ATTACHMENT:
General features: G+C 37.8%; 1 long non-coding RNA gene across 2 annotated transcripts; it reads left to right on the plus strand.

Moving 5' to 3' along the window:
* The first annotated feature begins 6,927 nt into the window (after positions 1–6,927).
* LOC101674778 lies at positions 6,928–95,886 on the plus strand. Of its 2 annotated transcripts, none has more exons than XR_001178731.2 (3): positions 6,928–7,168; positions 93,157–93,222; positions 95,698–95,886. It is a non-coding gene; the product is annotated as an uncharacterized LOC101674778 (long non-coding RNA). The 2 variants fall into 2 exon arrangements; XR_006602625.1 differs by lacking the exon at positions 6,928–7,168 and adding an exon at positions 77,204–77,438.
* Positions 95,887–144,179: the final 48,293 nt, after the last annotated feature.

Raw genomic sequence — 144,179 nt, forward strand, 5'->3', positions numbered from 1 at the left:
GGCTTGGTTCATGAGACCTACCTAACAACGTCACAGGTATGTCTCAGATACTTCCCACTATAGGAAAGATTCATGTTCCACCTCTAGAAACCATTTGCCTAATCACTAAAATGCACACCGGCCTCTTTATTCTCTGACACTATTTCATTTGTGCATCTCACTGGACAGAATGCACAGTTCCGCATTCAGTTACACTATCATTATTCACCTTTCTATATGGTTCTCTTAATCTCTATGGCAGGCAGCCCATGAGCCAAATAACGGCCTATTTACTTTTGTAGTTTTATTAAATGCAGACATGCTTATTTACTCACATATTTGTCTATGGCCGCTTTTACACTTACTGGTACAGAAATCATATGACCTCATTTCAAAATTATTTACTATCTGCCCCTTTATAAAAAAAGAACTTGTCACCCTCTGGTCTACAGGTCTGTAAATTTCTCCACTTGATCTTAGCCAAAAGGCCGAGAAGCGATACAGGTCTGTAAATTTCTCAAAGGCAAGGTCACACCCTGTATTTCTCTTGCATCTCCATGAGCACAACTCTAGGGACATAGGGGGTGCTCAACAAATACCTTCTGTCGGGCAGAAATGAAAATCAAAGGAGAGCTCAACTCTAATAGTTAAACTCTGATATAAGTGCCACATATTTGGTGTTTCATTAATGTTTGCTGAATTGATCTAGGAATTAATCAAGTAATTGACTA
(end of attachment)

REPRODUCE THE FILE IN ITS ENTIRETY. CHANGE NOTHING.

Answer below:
General features: G+C 37.8%; 1 long non-coding RNA gene across 2 annotated transcripts; it reads left to right on the plus strand.

Moving 5' to 3' along the window:
* The first annotated feature begins 6,927 nt into the window (after positions 1–6,927).
* LOC101674778 lies at positions 6,928–95,886 on the plus strand. Of its 2 annotated transcripts, none has more exons than XR_001178731.2 (3): positions 6,928–7,168; positions 93,157–93,222; positions 95,698–95,886. It is a non-coding gene; the product is annotated as an uncharacterized LOC101674778 (long non-coding RNA). The 2 variants fall into 2 exon arrangements; XR_006602625.1 differs by lacking the exon at positions 6,928–7,168 and adding an exon at positions 77,204–77,438.
* Positions 95,887–144,179: the final 48,293 nt, after the last annotated feature.

Raw genomic sequence — 144,179 nt, forward strand, 5'->3', positions numbered from 1 at the left:
GGCTTGGTTCATGAGACCTACCTAACAACGTCACAGGTATGTCTCAGATACTTCCCACTATAGGAAAGATTCATGTTCCACCTCTAGAAACCATTTGCCTAATCACTAAAATGCACACCGGCCTCTTTATTCTCTGACACTATTTCATTTGTGCATCTCACTGGACAGAATGCACAGTTCCGCATTCAGTTACACTATCATTATTCACCTTTCTATATGGTTCTCTTAATCTCTATGGCAGGCAGCCCATGAGCCAAATAACGGCCTATTTACTTTTGTAGTTTTATTAAATGCAGACATGCTTATTTACTCACATATTTGTCTATGGCCGCTTTTACACTTACTGGTACAGAAATCATATGACCTCATTTCAAAATTATTTACTATCTGCCCCTTTATAAAAAAAGAACTTGTCACCCTCTGGTCTACAGGTCTGTAAATTTCTCCACTTGATCTTAGCCAAAAGGCCGAGAAGCGATACAGGTCTGTAAATTTCTCAAAGGCAAGGTCACACCCTGTATTTCTCTTGCATCTCCATGAGCACAACTCTAGGGACATAGGGGGTGCTCAACAAATACCTTCTGTCGGGCAGAAATGAAAATCAAAGGAGAGCTCAACTCTAATAGTTAAACTCTGATATAAGTGCCACATATTTGGTGTTTCATTAATGTTTGCTGAATTGATCTAGGAATTAATCAAGTAATTGACTA